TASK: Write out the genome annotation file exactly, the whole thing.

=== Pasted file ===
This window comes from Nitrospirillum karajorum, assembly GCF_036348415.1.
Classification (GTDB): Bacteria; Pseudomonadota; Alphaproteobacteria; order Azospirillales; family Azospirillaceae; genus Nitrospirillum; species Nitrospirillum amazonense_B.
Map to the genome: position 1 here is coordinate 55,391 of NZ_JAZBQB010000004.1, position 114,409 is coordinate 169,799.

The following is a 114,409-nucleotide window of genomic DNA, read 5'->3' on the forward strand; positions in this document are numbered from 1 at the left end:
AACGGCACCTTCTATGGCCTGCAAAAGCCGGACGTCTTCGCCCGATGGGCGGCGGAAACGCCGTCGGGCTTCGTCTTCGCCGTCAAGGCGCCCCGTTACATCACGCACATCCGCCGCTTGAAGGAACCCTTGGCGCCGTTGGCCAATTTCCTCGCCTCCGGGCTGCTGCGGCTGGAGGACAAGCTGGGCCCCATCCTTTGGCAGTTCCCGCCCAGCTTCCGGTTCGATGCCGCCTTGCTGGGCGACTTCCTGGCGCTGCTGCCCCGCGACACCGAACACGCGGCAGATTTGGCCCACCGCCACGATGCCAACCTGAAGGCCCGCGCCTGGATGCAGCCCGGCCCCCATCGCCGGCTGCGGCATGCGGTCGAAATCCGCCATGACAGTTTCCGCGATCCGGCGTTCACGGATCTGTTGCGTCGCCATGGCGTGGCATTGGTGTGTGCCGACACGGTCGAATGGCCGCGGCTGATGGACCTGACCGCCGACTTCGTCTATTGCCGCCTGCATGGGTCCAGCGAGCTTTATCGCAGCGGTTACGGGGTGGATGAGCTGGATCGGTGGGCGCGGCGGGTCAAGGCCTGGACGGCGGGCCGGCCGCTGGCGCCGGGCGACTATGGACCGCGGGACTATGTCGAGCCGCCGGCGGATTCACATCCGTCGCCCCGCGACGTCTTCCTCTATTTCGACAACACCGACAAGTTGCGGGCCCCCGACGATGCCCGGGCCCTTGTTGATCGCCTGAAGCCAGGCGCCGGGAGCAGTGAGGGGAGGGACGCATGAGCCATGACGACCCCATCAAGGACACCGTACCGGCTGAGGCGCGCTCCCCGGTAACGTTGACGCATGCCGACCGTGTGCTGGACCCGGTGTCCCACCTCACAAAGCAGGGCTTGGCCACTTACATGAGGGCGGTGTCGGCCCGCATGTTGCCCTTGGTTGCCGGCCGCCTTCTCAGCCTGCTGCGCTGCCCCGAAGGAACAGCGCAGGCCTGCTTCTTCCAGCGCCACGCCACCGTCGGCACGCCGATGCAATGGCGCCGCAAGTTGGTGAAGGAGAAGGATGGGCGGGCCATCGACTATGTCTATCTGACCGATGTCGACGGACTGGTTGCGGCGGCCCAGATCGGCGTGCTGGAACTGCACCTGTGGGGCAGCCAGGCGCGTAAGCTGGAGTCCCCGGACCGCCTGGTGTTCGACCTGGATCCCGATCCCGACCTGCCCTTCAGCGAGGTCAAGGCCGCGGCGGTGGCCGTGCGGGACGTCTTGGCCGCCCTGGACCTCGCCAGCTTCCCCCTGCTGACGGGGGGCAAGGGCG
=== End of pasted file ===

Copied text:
This window comes from Nitrospirillum karajorum, assembly GCF_036348415.1.
Classification (GTDB): Bacteria; Pseudomonadota; Alphaproteobacteria; order Azospirillales; family Azospirillaceae; genus Nitrospirillum; species Nitrospirillum amazonense_B.
Map to the genome: position 1 here is coordinate 55,391 of NZ_JAZBQB010000004.1, position 114,409 is coordinate 169,799.

The following is a 114,409-nucleotide window of genomic DNA, read 5'->3' on the forward strand; positions in this document are numbered from 1 at the left end:
AACGGCACCTTCTATGGCCTGCAAAAGCCGGACGTCTTCGCCCGATGGGCGGCGGAAACGCCGTCGGGCTTCGTCTTCGCCGTCAAGGCGCCCCGTTACATCACGCACATCCGCCGCTTGAAGGAACCCTTGGCGCCGTTGGCCAATTTCCTCGCCTCCGGGCTGCTGCGGCTGGAGGACAAGCTGGGCCCCATCCTTTGGCAGTTCCCGCCCAGCTTCCGGTTCGATGCCGCCTTGCTGGGCGACTTCCTGGCGCTGCTGCCCCGCGACACCGAACACGCGGCAGATTTGGCCCACCGCCACGATGCCAACCTGAAGGCCCGCGCCTGGATGCAGCCCGGCCCCCATCGCCGGCTGCGGCATGCGGTCGAAATCCGCCATGACAGTTTCCGCGATCCGGCGTTCACGGATCTGTTGCGTCGCCATGGCGTGGCATTGGTGTGTGCCGACACGGTCGAATGGCCGCGGCTGATGGACCTGACCGCCGACTTCGTCTATTGCCGCCTGCATGGGTCCAGCGAGCTTTATCGCAGCGGTTACGGGGTGGATGAGCTGGATCGGTGGGCGCGGCGGGTCAAGGCCTGGACGGCGGGCCGGCCGCTGGCGCCGGGCGACTATGGACCGCGGGACTATGTCGAGCCGCCGGCGGATTCACATCCGTCGCCCCGCGACGTCTTCCTCTATTTCGACAACACCGACAAGTTGCGGGCCCCCGACGATGCCCGGGCCCTTGTTGATCGCCTGAAGCCAGGCGCCGGGAGCAGTGAGGGGAGGGACGCATGAGCCATGACGACCCCATCAAGGACACCGTACCGGCTGAGGCGCGCTCCCCGGTAACGTTGACGCATGCCGACCGTGTGCTGGACCCGGTGTCCCACCTCACAAAGCAGGGCTTGGCCACTTACATGAGGGCGGTGTCGGCCCGCATGTTGCCCTTGGTTGCCGGCCGCCTTCTCAGCCTGCTGCGCTGCCCCGAAGGAACAGCGCAGGCCTGCTTCTTCCAGCGCCACGCCACCGTCGGCACGCCGATGCAATGGCGCCGCAAGTTGGTGAAGGAGAAGGATGGGCGGGCCATCGACTATGTCTATCTGACCGATGTCGACGGACTGGTTGCGGCGGCCCAGATCGGCGTGCTGGAACTGCACCTGTGGGGCAGCCAGGCGCGTAAGCTGGAGTCCCCGGACCGCCTGGTGTTCGACCTGGATCCCGATCCCGACCTGCCCTTCAGCGAGGTCAAGGCCGCGGCGGTGGCCGTGCGGGACGTCTTGGCCGCCCTGGACCTCGCCAGCTTCCCCCTGCTGACGGGGGGCAAGGGCG